Final Soliloquy of the Interior Paramour

Light the first light of evening, as in a room

In which we rest and, for small reason, think

The world imagined is the ultimate good.

This is, therefore, the intensest rendezvous.

It is in that thought that we collect ourselves,

Out of all the indifferences, into one thing:

Within a single thing, a single shawl

Wrapped tightly round us, since we are poor, a warmth,

A light, a power, the miraculous influence.

Here, now, we forget each other and ourselves.

We feel the obscurity of an order, a whole,

A knowledge, that which arranged the rendezvous.

Within its vital boundary, in the mind.

We say God and the imagination are one…

How high that highest candle lights the dark.

Out of this same light, out of the central mind,

We make a dwelling in the evening air,

In which being there together is enough.

– Wallace Stevens


The Husband Sings to his Love

She appeared on my chest
tattooed like age
and pain.

Like a soft flock of hills
whose course returns with dawn,

My beloved speaks
with a love that barely holds
the heart of the day and a barefoot voice.

Under my shadow
her hips were hemmed by flesh.

For me she drives the cattle of dawn
with her breasts,

And the afternoon breaks loose to her passing
like wounded reeds
and half-opened laurel.

Eyelids traveled
by snow and midday,

A well where my unbridled
mouth slides
like a torrent of doves
and dampened salt.

—Clusters of anger and a vocation of kisses
were placed upon your thighs.

I will make bouquets of water
fall beneath your thighs,
and faltered spumes
and secret flocks.


The trees
all possess your candid stature,
your fallen eyelids,
and your dampened gesture,

Building of larks
inhabited by climates
where the sun rules
over golden vineyards.
Wild birds
will find me at your shadow.

Your voice of fallen air
among four white lillies
will march through my ear
as the afternoon approaches.

I will savor you with joy.
You will dream of me

– Eunice Odio


Eroded by

the beamwind of your speech

the gaudy chatter of the pseudo-

experienced-my hundred-

tongued perjury-

poem, the noem



the path through the men-

shaped snow,

the penitent’s snow, to

the hospitable

glacier-parlours and -tables


in the timecrevasse,

in the


waits a breathcrystal,

your unalterable


– Paul Celan

The Dark Night

One dark night,
fired with love’s urgent longings
– ah, the sheer grace! –
I went out unseen,
my house being now all stilled.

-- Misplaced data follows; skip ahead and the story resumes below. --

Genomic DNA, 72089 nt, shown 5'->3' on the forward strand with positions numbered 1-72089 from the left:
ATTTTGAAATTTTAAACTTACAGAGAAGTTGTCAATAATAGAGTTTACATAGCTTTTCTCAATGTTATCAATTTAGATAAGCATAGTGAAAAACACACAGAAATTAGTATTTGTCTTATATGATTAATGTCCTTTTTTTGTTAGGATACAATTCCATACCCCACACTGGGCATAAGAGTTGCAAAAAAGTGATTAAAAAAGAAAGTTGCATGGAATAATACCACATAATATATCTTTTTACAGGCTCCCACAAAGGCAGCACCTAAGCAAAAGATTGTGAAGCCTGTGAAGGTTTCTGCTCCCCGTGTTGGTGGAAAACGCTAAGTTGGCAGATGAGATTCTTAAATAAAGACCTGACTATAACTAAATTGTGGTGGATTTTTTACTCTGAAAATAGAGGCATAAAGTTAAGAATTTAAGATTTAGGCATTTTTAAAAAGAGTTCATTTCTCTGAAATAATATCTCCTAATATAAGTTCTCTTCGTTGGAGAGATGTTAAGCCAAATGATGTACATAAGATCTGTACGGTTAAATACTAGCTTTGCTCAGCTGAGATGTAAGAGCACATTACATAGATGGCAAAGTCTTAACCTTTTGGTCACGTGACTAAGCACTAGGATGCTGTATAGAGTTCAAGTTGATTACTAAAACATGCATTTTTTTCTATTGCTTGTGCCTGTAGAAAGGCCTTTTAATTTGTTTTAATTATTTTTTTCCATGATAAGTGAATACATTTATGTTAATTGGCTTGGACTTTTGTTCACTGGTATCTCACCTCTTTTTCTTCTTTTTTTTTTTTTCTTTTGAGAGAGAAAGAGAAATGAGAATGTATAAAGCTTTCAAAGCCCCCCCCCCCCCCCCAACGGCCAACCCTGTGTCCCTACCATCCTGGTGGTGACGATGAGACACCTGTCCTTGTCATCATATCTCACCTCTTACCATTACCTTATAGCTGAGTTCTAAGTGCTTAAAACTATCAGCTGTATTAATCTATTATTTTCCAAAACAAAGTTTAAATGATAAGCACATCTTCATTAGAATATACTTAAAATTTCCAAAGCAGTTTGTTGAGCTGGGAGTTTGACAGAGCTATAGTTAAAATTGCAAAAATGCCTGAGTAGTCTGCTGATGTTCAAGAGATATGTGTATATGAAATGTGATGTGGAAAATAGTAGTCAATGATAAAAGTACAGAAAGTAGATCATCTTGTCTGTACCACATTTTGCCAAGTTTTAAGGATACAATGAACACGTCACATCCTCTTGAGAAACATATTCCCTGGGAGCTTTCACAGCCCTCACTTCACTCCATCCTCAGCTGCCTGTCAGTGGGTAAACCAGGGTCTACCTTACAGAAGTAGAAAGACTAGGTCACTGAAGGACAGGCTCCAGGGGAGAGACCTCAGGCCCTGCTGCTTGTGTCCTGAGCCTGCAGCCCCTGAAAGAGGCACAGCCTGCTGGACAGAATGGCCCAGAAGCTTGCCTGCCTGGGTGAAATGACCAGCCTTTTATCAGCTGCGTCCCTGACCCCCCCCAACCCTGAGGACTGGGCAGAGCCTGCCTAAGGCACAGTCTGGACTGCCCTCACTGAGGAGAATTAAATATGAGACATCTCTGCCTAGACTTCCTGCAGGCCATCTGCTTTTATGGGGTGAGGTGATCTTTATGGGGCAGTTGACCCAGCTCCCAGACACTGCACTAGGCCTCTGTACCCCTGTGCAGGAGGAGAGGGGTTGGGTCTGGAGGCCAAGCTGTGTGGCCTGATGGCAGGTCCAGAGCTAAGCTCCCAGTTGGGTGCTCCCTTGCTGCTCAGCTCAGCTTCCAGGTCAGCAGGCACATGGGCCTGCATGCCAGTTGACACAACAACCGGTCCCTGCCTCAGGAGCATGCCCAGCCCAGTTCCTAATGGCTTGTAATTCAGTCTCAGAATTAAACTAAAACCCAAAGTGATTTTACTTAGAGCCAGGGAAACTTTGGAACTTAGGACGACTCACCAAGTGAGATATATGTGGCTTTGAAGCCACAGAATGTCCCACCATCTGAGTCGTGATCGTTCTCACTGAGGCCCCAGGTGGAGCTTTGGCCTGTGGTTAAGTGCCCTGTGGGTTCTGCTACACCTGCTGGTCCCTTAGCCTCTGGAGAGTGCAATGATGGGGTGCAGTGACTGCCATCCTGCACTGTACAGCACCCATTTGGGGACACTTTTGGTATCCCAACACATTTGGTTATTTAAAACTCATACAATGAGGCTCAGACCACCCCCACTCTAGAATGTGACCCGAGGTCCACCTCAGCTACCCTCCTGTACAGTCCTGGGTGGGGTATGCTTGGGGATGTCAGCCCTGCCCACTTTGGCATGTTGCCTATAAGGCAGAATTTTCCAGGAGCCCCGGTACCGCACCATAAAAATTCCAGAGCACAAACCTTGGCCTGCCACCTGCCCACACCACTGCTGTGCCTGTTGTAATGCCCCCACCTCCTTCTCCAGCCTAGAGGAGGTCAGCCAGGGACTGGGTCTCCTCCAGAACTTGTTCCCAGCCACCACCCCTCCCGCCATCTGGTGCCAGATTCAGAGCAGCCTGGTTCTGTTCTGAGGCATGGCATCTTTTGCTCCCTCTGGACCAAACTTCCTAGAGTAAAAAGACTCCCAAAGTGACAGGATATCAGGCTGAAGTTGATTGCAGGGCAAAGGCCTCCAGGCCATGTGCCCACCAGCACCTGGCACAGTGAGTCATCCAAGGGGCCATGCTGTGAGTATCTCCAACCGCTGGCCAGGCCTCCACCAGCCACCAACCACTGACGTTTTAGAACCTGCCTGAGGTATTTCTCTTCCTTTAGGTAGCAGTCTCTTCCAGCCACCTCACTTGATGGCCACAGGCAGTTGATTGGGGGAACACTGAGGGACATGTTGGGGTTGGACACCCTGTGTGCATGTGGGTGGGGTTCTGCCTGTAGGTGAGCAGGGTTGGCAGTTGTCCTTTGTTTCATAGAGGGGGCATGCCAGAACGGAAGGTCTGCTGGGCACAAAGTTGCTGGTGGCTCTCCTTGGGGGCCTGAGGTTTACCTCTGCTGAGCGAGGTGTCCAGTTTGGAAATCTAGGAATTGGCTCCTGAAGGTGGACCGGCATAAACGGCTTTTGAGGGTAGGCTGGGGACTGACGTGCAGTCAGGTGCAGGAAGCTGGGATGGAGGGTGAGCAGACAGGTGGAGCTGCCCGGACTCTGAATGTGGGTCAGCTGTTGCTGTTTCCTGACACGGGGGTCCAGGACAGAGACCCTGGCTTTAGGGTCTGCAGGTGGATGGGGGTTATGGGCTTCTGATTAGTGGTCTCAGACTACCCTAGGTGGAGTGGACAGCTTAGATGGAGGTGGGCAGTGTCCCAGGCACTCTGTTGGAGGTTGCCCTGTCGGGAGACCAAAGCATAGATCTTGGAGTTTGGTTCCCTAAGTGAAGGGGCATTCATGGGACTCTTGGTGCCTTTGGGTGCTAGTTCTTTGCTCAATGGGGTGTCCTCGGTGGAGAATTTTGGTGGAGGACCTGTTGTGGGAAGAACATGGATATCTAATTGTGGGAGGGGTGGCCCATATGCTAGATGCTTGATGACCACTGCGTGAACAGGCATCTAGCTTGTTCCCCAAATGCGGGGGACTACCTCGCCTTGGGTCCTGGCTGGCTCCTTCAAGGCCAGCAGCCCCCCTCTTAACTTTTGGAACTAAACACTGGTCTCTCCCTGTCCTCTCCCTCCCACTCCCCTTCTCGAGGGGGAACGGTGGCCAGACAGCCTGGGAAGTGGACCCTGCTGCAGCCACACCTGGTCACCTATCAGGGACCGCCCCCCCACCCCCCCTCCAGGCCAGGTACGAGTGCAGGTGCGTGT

In darkness, and secure,
by the secret ladder, disguised,
– ah, the sheer grace! –
in darkness and concealment,
my house being now all stilled.

On that glad night,
in secret, for no one saw me,
nor did I look at anything,
with no other light or guide
than the one that burned in my heart.

This guided me
more surely than the light of noon
to where he was awaiting me
– him I knew so well –
there in a place where no one appeared.

O guiding night!
O night more lovely than the dawn!
O night that has united
the Lover with his beloved,
transforming the beloved in her Lover.

Upon my flowering breast
which I kept wholly for him alone,
there he lay sleeping,
and I caressing him
there in a breeze from the fanning cedars.

When the breeze blew from the turret,
as I parted his hair,
it wounded my neck
with its gentle hand,
suspending all my senses.

I abandoned and forgot myself,
laying my face on my Beloved;
all things ceased; I went out from myself,
leaving my cares
forgotten among the lilies.

– San Juan de la Cruz

The Death of Lovers

We shall have beds full of subtle perfumes,
Divans as deep as graves, and on the shelves
Will be strange flowers that blossomed for us
Under more beautiful heavens.

Using their dying flames emulously,
Our two hearts will be two immense torches
Which will reflect their double light
In our two souls, those twin mirrors.

Some evening made of rose and of mystical blue
A single flash will pass between us
Like a long sob, charged with farewells;

And later an Angel, setting the doors ajar,
Faithful and joyous, will come to revive
The tarnished mirrors, the extinguished flames.

– Charles Baudelaire